Did Schroedinger's cat have a genome?: Genome Biology at Biology of Genomes 2012


Imagine an RNA molecule keeping company with an RNA editing enzyme, both inside a sealed box. If no observer is able to witness an editing event, will it ever really occur?

Lior Pachter (UC Berkeley) did not go quite so far as this Gedankenexperiment in teasing the audience at Cold Spring Harbor's Biology of Genomes 2012 conference, but did make the provocative claim that it may never be possible to call with certainty individual RNA editing events.

Uncertainty principles abounded in Debbie Nickerson's (University of Washington) invited presentation on exome sequencing: exomics has proved reasonably successful with Mendelian disorders, but will its application to complex traits – that she and others are now undertaking – pay off? Fellow speaker Mark McCarthy has calculated that 20k-30k exomes will be needed to achieve sufficient power for Type II Diabetes genetic association studies.

Nickerson's talk was an engaging meander through a career that has paralleled the evolution of genome biology research; part-history of science, part-autobiography (Barbara McClintock on how to handle science's alpha males: "Forget 'em!"), part-cutting edge genomics…and a puzzling slide featuring a gnome (cryptic depiction of a genome harboring a deleterious deletion?).

Nickerson emphasized the value of ensuring her exome sequencing data are readily available to other researchers, as she has done with the Exome Variant Server. This data sharing spirit was also apparent in a number of talks making use of 1000 Genomes, ENCODE or modENCODE datasets – clear evidence that large data collections are increasingly informing the discourse of genome biology, whatever one thinks about the cost effectiveness of "big science" data generation consortia.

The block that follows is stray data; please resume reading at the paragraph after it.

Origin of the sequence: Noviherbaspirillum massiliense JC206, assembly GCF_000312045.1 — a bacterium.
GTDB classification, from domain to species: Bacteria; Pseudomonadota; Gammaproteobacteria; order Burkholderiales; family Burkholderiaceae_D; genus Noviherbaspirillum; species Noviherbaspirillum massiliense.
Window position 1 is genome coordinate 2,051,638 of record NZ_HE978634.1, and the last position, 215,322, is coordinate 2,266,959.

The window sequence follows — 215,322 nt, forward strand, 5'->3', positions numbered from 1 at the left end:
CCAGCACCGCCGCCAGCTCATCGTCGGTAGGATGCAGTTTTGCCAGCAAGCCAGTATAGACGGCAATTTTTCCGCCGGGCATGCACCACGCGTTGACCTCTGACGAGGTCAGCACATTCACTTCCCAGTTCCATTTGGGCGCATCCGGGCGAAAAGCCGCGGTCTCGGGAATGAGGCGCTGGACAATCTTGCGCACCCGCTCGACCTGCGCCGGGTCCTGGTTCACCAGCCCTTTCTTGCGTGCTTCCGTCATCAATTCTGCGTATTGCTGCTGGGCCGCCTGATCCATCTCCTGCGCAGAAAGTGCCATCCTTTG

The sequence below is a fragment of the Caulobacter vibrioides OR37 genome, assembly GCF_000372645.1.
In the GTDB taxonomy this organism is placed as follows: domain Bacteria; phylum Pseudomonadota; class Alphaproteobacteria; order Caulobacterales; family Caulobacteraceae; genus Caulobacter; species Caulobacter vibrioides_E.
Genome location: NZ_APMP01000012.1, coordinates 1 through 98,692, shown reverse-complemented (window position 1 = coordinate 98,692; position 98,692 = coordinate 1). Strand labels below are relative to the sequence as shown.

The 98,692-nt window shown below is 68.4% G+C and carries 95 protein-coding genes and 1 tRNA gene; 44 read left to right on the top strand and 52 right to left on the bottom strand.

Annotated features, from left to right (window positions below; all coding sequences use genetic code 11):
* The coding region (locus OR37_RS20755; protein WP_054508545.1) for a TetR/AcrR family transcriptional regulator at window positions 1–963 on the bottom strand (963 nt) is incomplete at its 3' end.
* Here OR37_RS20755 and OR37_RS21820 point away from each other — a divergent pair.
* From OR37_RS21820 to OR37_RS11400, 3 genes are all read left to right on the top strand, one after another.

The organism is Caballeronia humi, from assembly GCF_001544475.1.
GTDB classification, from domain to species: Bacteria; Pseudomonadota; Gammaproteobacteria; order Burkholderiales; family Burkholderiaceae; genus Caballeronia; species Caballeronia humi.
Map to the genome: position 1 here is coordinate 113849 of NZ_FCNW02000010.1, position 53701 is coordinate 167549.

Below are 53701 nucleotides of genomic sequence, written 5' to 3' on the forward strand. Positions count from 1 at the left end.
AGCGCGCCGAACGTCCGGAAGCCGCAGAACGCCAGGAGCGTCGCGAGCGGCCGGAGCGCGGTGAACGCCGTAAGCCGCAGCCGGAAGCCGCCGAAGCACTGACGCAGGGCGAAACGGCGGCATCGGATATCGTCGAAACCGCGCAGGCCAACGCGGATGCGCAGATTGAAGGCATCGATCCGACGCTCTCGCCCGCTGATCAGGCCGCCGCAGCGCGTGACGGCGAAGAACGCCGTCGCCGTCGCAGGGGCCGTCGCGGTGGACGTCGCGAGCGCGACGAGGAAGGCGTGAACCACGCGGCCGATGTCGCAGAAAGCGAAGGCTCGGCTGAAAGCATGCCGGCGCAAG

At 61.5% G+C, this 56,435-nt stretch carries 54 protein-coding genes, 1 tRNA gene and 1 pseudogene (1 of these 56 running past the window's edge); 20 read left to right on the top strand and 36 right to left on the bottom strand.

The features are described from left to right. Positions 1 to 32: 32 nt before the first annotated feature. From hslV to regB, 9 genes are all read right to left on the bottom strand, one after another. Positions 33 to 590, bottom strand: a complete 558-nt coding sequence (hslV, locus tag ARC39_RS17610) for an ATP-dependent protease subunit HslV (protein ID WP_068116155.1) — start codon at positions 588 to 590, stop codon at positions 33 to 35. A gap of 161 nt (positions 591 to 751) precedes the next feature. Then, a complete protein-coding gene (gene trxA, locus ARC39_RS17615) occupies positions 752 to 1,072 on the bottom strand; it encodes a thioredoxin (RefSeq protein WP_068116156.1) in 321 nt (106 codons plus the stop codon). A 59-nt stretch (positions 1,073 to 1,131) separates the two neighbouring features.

While ENCODE and the like have sequenced DNA purified from vast numbers of cells, other presenters showed the potential of single cell sequencing as a new angle for characterizing processes such as meitoic recombination and tumor evolution. Elaine Mardis (WUSTL) and Paul Spellman (LBL) countered that high quality data and well thought out analytical approaches can also provide important insights into tumor evolution, and without the sample mass limitations of current single cell sequencing methods.

The meeting's talks spanned a pleasingly broad spectrum of topics – from shaggy dog stories (genetics of fur color) to assertions that reports of the Y chromosome's certain death have likely been exaggerated. The power of science as a tool to unravel the human story was impressively laid out by Jonathan Pritchard (University of Chicago), Jeff Kidd (University of Michigan) and Simon Myers (University of Oxford). Myers' sparkling exploration of the synergy between admixture traces and recorded history indulged and delighted the audience with some juicy Sherlock Holmes-cum-CSI "a-ha!" moments, by way of Genghis Khan and Alexander The Great – two alpha males that human geneticists would certainly be ill advised to forget.

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